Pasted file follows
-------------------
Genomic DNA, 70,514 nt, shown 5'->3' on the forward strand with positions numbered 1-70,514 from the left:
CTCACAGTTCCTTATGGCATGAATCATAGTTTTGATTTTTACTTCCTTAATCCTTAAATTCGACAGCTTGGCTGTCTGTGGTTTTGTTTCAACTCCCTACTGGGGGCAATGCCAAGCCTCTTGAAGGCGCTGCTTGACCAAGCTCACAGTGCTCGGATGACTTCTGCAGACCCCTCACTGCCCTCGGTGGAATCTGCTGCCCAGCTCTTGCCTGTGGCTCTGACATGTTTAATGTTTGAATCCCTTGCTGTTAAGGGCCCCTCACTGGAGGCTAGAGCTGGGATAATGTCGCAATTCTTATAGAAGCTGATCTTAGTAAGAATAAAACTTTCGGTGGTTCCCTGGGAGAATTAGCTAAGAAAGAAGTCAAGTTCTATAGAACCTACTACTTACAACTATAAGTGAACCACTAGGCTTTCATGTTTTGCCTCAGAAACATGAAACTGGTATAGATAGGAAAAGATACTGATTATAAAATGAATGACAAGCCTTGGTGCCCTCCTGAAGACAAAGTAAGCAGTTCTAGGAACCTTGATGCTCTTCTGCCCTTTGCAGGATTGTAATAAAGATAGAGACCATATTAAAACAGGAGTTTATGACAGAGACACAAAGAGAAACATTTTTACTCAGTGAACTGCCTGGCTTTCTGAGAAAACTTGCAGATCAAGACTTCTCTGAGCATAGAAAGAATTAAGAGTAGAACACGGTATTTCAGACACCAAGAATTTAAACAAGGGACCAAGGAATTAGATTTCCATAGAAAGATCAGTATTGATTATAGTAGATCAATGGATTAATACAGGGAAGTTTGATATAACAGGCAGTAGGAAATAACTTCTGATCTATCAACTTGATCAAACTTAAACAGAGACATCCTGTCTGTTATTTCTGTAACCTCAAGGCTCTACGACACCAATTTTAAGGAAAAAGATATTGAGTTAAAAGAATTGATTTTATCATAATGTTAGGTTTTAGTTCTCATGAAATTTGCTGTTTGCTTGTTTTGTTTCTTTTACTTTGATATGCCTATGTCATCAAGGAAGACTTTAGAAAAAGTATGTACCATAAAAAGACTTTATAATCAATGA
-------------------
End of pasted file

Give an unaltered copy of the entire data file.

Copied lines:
Genomic DNA, 70,514 nt, shown 5'->3' on the forward strand with positions numbered 1-70,514 from the left:
CTCACAGTTCCTTATGGCATGAATCATAGTTTTGATTTTTACTTCCTTAATCCTTAAATTCGACAGCTTGGCTGTCTGTGGTTTTGTTTCAACTCCCTACTGGGGGCAATGCCAAGCCTCTTGAAGGCGCTGCTTGACCAAGCTCACAGTGCTCGGATGACTTCTGCAGACCCCTCACTGCCCTCGGTGGAATCTGCTGCCCAGCTCTTGCCTGTGGCTCTGACATGTTTAATGTTTGAATCCCTTGCTGTTAAGGGCCCCTCACTGGAGGCTAGAGCTGGGATAATGTCGCAATTCTTATAGAAGCTGATCTTAGTAAGAATAAAACTTTCGGTGGTTCCCTGGGAGAATTAGCTAAGAAAGAAGTCAAGTTCTATAGAACCTACTACTTACAACTATAAGTGAACCACTAGGCTTTCATGTTTTGCCTCAGAAACATGAAACTGGTATAGATAGGAAAAGATACTGATTATAAAATGAATGACAAGCCTTGGTGCCCTCCTGAAGACAAAGTAAGCAGTTCTAGGAACCTTGATGCTCTTCTGCCCTTTGCAGGATTGTAATAAAGATAGAGACCATATTAAAACAGGAGTTTATGACAGAGACACAAAGAGAAACATTTTTACTCAGTGAACTGCCTGGCTTTCTGAGAAAACTTGCAGATCAAGACTTCTCTGAGCATAGAAAGAATTAAGAGTAGAACACGGTATTTCAGACACCAAGAATTTAAACAAGGGACCAAGGAATTAGATTTCCATAGAAAGATCAGTATTGATTATAGTAGATCAATGGATTAATACAGGGAAGTTTGATATAACAGGCAGTAGGAAATAACTTCTGATCTATCAACTTGATCAAACTTAAACAGAGACATCCTGTCTGTTATTTCTGTAACCTCAAGGCTCTACGACACCAATTTTAAGGAAAAAGATATTGAGTTAAAAGAATTGATTTTATCATAATGTTAGGTTTTAGTTCTCATGAAATTTGCTGTTTGCTTGTTTTGTTTCTTTTACTTTGATATGCCTATGTCATCAAGGAAGACTTTAGAAAAAGTATGTACCATAAAAAGACTTTATAATCAATGA